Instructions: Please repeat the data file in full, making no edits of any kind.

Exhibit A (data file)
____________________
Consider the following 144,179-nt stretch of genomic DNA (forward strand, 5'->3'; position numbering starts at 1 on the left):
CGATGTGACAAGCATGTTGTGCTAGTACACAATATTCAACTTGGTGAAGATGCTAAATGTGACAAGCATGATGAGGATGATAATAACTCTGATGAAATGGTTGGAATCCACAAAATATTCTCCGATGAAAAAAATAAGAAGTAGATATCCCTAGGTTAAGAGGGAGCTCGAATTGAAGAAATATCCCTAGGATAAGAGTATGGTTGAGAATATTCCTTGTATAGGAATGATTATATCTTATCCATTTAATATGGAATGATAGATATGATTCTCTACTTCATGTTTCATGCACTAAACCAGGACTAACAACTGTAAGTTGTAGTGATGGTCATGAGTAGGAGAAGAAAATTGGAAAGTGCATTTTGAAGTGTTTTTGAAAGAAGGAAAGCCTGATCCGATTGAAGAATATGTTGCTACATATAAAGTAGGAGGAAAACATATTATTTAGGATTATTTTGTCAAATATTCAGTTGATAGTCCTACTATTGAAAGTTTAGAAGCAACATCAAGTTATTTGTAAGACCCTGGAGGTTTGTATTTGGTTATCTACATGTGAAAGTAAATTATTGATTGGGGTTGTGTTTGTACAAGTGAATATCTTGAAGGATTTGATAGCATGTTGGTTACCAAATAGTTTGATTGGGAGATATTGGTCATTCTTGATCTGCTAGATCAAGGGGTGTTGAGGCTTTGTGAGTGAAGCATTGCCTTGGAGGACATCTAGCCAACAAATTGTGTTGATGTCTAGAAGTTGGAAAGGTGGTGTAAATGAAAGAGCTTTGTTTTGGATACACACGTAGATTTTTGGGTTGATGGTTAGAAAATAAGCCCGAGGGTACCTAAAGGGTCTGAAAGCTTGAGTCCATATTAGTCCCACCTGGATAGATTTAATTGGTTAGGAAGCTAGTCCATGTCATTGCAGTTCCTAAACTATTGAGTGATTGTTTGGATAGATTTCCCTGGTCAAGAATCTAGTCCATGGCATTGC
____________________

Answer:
Consider the following 144,179-nt stretch of genomic DNA (forward strand, 5'->3'; position numbering starts at 1 on the left):
CGATGTGACAAGCATGTTGTGCTAGTACACAATATTCAACTTGGTGAAGATGCTAAATGTGACAAGCATGATGAGGATGATAATAACTCTGATGAAATGGTTGGAATCCACAAAATATTCTCCGATGAAAAAAATAAGAAGTAGATATCCCTAGGTTAAGAGGGAGCTCGAATTGAAGAAATATCCCTAGGATAAGAGTATGGTTGAGAATATTCCTTGTATAGGAATGATTATATCTTATCCATTTAATATGGAATGATAGATATGATTCTCTACTTCATGTTTCATGCACTAAACCAGGACTAACAACTGTAAGTTGTAGTGATGGTCATGAGTAGGAGAAGAAAATTGGAAAGTGCATTTTGAAGTGTTTTTGAAAGAAGGAAAGCCTGATCCGATTGAAGAATATGTTGCTACATATAAAGTAGGAGGAAAACATATTATTTAGGATTATTTTGTCAAATATTCAGTTGATAGTCCTACTATTGAAAGTTTAGAAGCAACATCAAGTTATTTGTAAGACCCTGGAGGTTTGTATTTGGTTATCTACATGTGAAAGTAAATTATTGATTGGGGTTGTGTTTGTACAAGTGAATATCTTGAAGGATTTGATAGCATGTTGGTTACCAAATAGTTTGATTGGGAGATATTGGTCATTCTTGATCTGCTAGATCAAGGGGTGTTGAGGCTTTGTGAGTGAAGCATTGCCTTGGAGGACATCTAGCCAACAAATTGTGTTGATGTCTAGAAGTTGGAAAGGTGGTGTAAATGAAAGAGCTTTGTTTTGGATACACACGTAGATTTTTGGGTTGATGGTTAGAAAATAAGCCCGAGGGTACCTAAAGGGTCTGAAAGCTTGAGTCCATATTAGTCCCACCTGGATAGATTTAATTGGTTAGGAAGCTAGTCCATGTCATTGCAGTTCCTAAACTATTGAGTGATTGTTTGGATAGATTTCCCTGGTCAAGAATCTAGTCCATGGCATTGC